Biological medicines can potentially cause adverse drug reactions related to immunosuppression, immunostimulation and hypersensitivity.
These include cytokine release-associated acute reactions involving the production of pro-inflammatory cytokines. The clinical manifestations can range from flu-like reactions to more severe cytokine release syndromes (CRS).
In 2006 a severe CRS was observed during the clinical trial of the therapeutic anti-CD28 monoclonal antibody (mAb) TGN1412 – developed to treat B cell leukaemia and autoimmune diseases.
We were involved in testing trial materials and understanding why pre-clinical safety testing failed to predict the adverse effects observed in humans.
Our findings have been used to develop improved pre-clinical testing methods for biological medicines. Find out more in research published in the Journal of Immunology.
Although severe incidences like this are rare, correctly predicting the cytokine-releasing potential of new biotherapeutics is a major safety concern.
Disseminated intravascular coagulation experienced by a volunteer during the 2006 TGN1412 clinical trial.
Use of intracellular cytokine staining to study the different mechanisms of cytokine release by therapeutic mAbs – Identification of immune cell subpopulation involvement in IFNγ production
We provide contract pre-clinical safety testing of biological medicines and vaccines. We use state-of-the-art in vitro cytokine release assays considered to reflect the ‘cytokine storm’ that occurred during the phase I clinical trial of TGN1412.Find out more about NIBSC control testing. Contact us: Sandrine.Vessillier@nibsc.org
To harmonize the field of immunotoxicology evaluation, we have developed a panel of validated reference reagents for cross-platform comparison of cytokine release data. This panel (NIBSC code: 19/156) consists of three isotype controls plus three positive controls (human anti-CD52, mouse anti-CD3 and human superagonistic anti-CD28 mAb ) with different mechanisms of action and inducing cytokine release from different type of immune cells.
Our comparative study of cytokine release assays highlighted the strengths and weaknesses of different protocols used in pre-clinical studies. We found that a “one size fits all” approach for the pre-clinical safety testing of biotherapeutics isn’t suitable and recommend a tiered approach to detect multiple mechanisms of cytokine release.
We showed that the presence of red blood cells hampers the induction of T cell-derived cytokines and recommend using isolated white blood cells for evaluation of cytokine release by T cells.
However whole blood cell assays are more predictive for evaluation of non-T cell-derived cytokines.
Glycophorin A (GYPA), the main protein on erythrocytes inhibited TGN1412-induced cytokine release: Cytokine release after red blood cell (RBC) depletion (RBC depleted) in presence of glycophorin A (+ GYPA) or whole blood (+ WB)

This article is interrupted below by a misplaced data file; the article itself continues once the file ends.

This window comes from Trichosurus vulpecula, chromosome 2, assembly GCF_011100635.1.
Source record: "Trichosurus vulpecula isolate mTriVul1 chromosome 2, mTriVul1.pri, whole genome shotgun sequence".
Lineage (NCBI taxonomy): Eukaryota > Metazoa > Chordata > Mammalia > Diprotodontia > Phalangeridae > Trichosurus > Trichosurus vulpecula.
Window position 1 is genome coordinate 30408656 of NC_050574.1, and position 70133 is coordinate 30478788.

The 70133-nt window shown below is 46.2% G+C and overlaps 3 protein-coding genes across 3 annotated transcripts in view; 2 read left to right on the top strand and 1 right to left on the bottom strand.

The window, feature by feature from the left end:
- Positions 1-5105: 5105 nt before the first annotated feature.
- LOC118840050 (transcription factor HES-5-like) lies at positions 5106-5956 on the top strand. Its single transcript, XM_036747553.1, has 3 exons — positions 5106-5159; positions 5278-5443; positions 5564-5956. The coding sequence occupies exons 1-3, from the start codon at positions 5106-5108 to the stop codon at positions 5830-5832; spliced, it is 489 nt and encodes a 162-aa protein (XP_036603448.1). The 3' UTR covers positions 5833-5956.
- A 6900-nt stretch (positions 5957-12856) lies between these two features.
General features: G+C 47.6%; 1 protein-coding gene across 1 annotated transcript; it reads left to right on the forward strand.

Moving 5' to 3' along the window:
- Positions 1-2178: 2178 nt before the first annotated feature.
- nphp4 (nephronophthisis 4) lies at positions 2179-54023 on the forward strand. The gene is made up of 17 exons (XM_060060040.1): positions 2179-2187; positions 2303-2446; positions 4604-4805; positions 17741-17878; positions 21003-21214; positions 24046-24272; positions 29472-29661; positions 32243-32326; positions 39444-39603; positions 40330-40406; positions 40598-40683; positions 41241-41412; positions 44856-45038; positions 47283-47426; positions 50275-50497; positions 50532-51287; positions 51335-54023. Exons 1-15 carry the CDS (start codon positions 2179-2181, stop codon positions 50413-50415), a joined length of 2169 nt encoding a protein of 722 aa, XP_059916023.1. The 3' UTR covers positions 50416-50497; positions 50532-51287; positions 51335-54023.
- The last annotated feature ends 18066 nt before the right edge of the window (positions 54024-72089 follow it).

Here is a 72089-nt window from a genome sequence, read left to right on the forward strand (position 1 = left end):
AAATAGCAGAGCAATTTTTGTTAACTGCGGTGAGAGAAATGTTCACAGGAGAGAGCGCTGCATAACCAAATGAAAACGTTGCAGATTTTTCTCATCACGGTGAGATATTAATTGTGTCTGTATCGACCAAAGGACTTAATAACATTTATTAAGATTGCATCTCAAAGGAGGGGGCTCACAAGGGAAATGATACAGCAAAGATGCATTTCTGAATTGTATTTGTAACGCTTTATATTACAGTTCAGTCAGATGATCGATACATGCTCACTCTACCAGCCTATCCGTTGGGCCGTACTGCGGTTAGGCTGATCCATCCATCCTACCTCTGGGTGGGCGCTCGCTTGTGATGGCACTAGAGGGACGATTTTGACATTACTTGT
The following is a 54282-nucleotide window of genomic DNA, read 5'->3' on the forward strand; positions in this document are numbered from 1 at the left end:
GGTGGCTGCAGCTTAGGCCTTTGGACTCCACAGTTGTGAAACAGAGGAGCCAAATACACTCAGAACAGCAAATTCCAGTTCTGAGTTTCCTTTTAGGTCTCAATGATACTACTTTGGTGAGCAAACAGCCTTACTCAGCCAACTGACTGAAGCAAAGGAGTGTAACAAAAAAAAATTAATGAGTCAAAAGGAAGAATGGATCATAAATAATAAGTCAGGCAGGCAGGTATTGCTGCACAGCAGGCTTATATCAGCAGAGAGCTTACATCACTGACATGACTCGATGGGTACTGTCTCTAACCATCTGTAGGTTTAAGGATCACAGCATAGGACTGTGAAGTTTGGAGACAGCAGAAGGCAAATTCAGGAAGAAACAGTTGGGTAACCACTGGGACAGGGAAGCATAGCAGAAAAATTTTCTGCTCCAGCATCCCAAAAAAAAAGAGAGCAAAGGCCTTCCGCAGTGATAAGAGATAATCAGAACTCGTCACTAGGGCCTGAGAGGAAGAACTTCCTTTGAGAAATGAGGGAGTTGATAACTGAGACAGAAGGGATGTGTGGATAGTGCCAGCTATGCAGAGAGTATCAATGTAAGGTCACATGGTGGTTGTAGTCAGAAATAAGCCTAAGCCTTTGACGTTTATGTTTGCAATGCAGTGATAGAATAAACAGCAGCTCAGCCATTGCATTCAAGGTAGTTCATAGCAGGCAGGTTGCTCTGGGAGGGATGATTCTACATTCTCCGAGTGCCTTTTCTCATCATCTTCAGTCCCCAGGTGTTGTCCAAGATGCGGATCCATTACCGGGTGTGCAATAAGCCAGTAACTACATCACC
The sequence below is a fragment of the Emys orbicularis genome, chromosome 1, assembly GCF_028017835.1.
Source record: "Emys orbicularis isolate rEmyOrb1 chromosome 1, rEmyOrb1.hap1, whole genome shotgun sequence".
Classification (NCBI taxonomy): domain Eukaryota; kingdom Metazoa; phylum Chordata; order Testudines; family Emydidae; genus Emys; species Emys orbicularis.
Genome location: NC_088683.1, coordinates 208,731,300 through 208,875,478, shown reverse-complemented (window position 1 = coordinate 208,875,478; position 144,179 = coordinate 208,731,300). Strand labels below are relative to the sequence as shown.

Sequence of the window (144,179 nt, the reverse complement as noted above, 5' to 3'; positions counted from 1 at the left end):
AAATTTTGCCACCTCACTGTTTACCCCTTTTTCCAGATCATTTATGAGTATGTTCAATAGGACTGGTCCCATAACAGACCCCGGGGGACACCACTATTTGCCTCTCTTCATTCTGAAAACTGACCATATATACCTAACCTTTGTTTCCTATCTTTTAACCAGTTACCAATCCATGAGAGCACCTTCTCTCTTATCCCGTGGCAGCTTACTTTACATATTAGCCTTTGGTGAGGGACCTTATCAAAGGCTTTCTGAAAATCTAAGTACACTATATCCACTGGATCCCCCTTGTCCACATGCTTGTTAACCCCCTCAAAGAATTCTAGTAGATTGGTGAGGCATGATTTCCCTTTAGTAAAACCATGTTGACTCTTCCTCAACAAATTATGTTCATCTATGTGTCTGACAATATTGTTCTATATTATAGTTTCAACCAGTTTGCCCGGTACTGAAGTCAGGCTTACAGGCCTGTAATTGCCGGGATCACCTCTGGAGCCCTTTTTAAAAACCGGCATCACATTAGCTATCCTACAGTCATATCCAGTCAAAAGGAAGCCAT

Vessillier, S., M. Fort, L. O’Donnell, H. Hinton, K. Nadwodny, J. Piccotti, P. Rigsby, K. Staflin, R. Stebbings and D. Mekala, Willingham, A. and B. Wolf (2020). "Development of the first reference antibody panel for qualification and validation of cytokine release assay platforms-Report of an international collaborative study." Cytokine: X: 100042. https://doi.org/10.1016/j.cytox.2020.100042
Whitfield, S. J. C. , Taylor, C., Risdall, J. E., Griffiths, G. D. , Jones, J. T. A., Williamson, E. D., Rijpkema, S., Saraiva, L. , Vessillier, S., Green , A. C. and Carter, A. J. (2017) Interference of the T Cell and Antigen-Presenting Cell Costimulatory Pathway Using CTLA4-Ig (Abatacept) Prevents Staphylococcal Enterotoxin B Pathology. The Journal of Immunology, 198 (10): 3989-3998. https://doi.org/10.4049/jimmunol.1601525Vessillier, S., Eastwood, D., Fox, B., Swaminathan, S., Sathish, J. Thorpe, S.J., Thorpe, R. and Stebbings, R. (2015) Cytokine release assays for the prediction of therapeutic mAb safety in first-in man trials - Whole blood cytokine release assays are poorly predictive for TGN1412 cytokine storm. Journal of immunological methods 424:43-52. https://doi.org/10.1016/j.jim.2015.04.020Reed, D.M., Paschalaki, K.E., Starke, R.D., Mohamed, N.A, Sharp, G., Fox, B., Eastwood, E., Bristow, A., Ball, C., Vessillier, S., Hansel, T.T., Thorpe, S.J., Randi, A.M., Stebbings, R. and Mitchell, J.A. (2015) An autologous endothelial cell: PBMC assay that detects cytokine storm responses to biologics. FASEB Journal, 29(6): 2595-602. https://doi.org/10.1096/fj.14-268144Stebbings, R., L. Findlay, C. Edwards, D. Eastwood, C. Bird, D. North, Y. Mistry, P. Dilger, E. Liefooghe, I. Cludts, B. Fox, G. Tarrant, J. Robinson, T. Meager, C. Dolman, S. J. Thorpe, A. Bristow, M. Wadhwa, R. Thorpe and S. Poole (2007). "Cytokine storm" in the phase I trial of monoclonal antibody TGN1412: better understanding the causes to improve preclinical testing of immunotherapeutics. J.Immunol. 179(5): 3325-3331. https://doi.org/10.4049/jimmunol.179.5.3325Eastwood D, Findlay L, Poole S, Bird C, Wadhwa M, Moore M, Burns C, Thorpe R, Stebbings R. (2010). Monoclonal antibody TGN1412 trial failure explained by species differences in CD28 expression on CD4+effector memory T-cells. Brit. J. Pharmacol. 161:512-26. https://doi.org/10.1111/j.1476-5381.2010.00922.xEastwood D, Bird C, Dilger P, Findlay L, Poole S, Thorpe SJ, Thorpe R, Wadhwa M, Stebbings R. (2013). Severity of the TGN1412 trial disaster cytokine storm correlated with IL-2 release. Brit. J. Clin. Pharmacol. 76:299-315. https://doi.org/10.1111/bcp.12165Stebbings R, Eastwood D, Poole S, Thorpe R. (2013). After TGN1412: Recent developments in cytokine release assays. J. Immunotoxicology 10:75-82. https://doi.org/10.3109/1547691X.2012.711783
Dr Sandra Diebold, Section leader Dr Sandrine Vessillier, Head of ImmunotoxicologyDeepa Rajagopal Elliot Macleod